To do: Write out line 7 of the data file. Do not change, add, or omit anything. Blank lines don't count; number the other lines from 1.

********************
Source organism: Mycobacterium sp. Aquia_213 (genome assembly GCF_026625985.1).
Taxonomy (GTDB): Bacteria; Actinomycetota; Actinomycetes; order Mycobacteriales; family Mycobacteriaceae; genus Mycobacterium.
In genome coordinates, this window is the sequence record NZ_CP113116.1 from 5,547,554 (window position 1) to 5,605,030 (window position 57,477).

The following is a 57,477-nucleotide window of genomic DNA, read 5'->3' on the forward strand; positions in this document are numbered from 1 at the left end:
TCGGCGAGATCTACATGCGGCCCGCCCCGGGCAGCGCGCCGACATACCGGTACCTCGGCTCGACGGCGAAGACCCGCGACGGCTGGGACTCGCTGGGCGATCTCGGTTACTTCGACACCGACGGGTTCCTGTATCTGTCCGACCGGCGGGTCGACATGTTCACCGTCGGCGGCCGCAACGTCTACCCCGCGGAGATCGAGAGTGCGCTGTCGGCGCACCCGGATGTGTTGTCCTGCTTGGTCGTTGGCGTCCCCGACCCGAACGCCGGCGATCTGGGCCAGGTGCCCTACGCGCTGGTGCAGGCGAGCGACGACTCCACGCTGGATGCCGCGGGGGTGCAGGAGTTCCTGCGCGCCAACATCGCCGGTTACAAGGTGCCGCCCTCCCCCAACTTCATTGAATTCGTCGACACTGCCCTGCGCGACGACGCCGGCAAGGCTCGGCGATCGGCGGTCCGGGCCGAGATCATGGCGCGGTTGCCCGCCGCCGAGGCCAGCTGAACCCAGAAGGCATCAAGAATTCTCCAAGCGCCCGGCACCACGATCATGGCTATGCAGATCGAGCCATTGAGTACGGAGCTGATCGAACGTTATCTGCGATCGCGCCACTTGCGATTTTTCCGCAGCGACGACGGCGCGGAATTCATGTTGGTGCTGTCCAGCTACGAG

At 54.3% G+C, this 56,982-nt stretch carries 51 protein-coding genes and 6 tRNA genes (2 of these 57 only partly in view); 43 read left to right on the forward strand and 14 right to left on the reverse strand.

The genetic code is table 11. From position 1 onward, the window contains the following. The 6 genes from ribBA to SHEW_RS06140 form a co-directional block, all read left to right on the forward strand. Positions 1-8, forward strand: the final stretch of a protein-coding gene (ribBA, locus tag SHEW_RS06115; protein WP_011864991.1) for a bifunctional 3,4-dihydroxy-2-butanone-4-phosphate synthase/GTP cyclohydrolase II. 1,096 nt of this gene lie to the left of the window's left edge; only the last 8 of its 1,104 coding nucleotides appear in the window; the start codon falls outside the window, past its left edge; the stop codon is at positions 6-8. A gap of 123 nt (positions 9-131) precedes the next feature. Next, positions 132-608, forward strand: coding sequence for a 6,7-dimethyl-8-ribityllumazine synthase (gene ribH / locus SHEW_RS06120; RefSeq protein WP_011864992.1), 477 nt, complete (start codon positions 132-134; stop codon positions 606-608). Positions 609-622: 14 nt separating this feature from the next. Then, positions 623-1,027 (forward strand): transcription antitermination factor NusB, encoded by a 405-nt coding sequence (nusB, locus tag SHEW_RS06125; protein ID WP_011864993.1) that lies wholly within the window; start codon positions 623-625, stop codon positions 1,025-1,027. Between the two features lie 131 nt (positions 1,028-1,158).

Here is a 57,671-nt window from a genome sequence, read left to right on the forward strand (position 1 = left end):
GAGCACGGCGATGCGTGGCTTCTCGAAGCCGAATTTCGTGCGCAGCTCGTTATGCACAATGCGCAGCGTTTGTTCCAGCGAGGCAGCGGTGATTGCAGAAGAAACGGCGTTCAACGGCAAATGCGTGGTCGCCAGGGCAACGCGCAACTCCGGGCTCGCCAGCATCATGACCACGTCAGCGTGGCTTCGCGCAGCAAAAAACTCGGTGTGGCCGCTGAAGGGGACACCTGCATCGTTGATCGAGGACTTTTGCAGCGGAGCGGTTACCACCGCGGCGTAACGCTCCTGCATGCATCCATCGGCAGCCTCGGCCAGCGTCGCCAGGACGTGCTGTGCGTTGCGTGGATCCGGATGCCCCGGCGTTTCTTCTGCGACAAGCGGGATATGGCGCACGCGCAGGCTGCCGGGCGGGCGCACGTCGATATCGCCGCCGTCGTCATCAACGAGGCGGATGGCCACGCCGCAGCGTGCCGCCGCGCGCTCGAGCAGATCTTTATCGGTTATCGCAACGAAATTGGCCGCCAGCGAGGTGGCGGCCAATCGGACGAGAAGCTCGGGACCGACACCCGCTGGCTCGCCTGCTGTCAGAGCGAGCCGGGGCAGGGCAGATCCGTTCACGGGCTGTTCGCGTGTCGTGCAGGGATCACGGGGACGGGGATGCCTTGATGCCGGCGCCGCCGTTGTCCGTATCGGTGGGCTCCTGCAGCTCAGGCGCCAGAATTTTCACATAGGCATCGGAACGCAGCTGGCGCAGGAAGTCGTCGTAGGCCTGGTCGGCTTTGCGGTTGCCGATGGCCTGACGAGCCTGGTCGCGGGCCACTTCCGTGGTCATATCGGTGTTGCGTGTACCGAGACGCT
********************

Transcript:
The genetic code is table 11. From position 1 onward, the window contains the following. The 6 genes from ribBA to SHEW_RS06140 form a co-directional block, all read left to right on the forward strand. Positions 1-8, forward strand: the final stretch of a protein-coding gene (ribBA, locus tag SHEW_RS06115; protein WP_011864991.1) for a bifunctional 3,4-dihydroxy-2-butanone-4-phosphate synthase/GTP cyclohydrolase II. 1,096 nt of this gene lie to the left of the window's left edge; only the last 8 of its 1,104 coding nucleotides appear in the window; the start codon falls outside the window, past its left edge; the stop codon is at positions 6-8. A gap of 123 nt (positions 9-131) precedes the next feature. Next, positions 132-608, forward strand: coding sequence for a 6,7-dimethyl-8-ribityllumazine synthase (gene ribH / locus SHEW_RS06120; RefSeq protein WP_011864992.1), 477 nt, complete (start codon positions 132-134; stop codon positions 606-608). Positions 609-622: 14 nt separating this feature from the next. Then, positions 623-1,027 (forward strand): transcription antitermination factor NusB, encoded by a 405-nt coding sequence (nusB, locus tag SHEW_RS06125; protein ID WP_011864993.1) that lies wholly within the window; start codon positions 623-625, stop codon positions 1,025-1,027. Between the two features lie 131 nt (positions 1,028-1,158).